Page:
It is difficult to recover the frame of mind in which the destruction of so many of the greatest animals on earth seemed like a good idea. About 1.6 million whales were killed in the Southern Ocean in about six decades. The whalers remain deeply ambivalent about it today. Many say they are proud to have done it but wouldn't do it now.
There are other ways, largely through plant extracts, of getting equivalents of the oils once taken from the whales. But, as one of the whalers, John Alexander, says: "We thought we were doing some good for the country." They were garnering fats which Britain desperately needed, particularly in the years after World War Two. It was a difficult task, at which they became immensely skilled. And as boys from crofts or fishing families in marginal parts of Scotland, they were providing for themselves in a way little else could have.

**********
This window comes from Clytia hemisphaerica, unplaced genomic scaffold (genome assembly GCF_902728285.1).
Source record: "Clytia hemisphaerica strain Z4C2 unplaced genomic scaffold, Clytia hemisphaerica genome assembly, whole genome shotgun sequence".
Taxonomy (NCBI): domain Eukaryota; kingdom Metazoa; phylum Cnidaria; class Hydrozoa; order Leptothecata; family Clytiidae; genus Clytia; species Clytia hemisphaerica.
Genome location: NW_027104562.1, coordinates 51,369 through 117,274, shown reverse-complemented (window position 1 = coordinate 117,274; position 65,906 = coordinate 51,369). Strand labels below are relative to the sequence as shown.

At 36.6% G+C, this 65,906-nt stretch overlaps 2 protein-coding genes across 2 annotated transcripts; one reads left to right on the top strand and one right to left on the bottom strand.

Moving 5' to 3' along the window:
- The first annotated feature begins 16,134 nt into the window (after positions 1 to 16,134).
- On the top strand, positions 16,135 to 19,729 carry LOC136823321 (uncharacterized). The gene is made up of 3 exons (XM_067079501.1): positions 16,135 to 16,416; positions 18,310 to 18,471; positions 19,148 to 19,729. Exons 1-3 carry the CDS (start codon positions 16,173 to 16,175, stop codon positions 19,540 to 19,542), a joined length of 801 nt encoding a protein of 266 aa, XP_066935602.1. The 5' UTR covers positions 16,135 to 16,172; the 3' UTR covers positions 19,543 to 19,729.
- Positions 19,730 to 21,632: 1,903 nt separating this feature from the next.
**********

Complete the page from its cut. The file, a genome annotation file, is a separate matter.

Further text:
Even so, there is some pain in the memory. "When we killed the sei whales," Roddy Morrison, from Lewis in the Outer Hebrides, remembers, "they used to make a noise, like a crying noise. They seemed so friendly, and they'd come round and they'd make a noise, and when you hit them, they cried really.
"I didn't think it was really nice to do that. Everybody talked about it at the time I suppose, but it was money. At the end of the day that's what counted at the time. That's what we were there for."
Britain's Whale Hunters: The Untold Story, presented by Adam Nicholson, is broadcast on BBC Four on Monday 9 June at 21:00